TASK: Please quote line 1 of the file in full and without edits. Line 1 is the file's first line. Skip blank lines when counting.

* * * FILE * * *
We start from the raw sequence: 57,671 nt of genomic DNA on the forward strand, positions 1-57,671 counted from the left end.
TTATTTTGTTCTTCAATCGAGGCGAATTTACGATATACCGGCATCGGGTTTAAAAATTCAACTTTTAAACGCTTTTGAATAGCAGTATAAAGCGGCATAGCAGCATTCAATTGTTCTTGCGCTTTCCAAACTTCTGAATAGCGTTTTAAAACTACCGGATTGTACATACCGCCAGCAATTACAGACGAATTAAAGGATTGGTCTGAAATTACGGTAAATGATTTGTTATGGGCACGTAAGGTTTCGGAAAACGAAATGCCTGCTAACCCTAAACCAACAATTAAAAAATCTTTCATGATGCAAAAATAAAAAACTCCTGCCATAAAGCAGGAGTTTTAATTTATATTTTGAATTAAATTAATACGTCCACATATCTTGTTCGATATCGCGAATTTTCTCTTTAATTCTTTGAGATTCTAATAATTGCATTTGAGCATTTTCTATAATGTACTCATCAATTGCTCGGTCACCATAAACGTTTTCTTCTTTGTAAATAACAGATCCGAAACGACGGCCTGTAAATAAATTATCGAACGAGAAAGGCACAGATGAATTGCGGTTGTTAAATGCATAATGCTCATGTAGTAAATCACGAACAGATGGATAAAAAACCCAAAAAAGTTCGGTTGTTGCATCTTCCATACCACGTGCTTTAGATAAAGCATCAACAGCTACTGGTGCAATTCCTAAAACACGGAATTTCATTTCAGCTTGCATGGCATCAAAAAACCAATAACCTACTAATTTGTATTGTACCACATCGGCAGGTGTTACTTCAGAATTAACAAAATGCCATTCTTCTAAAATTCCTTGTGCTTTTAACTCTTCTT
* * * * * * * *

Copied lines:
We start from the raw sequence: 57,671 nt of genomic DNA on the forward strand, positions 1-57,671 counted from the left end.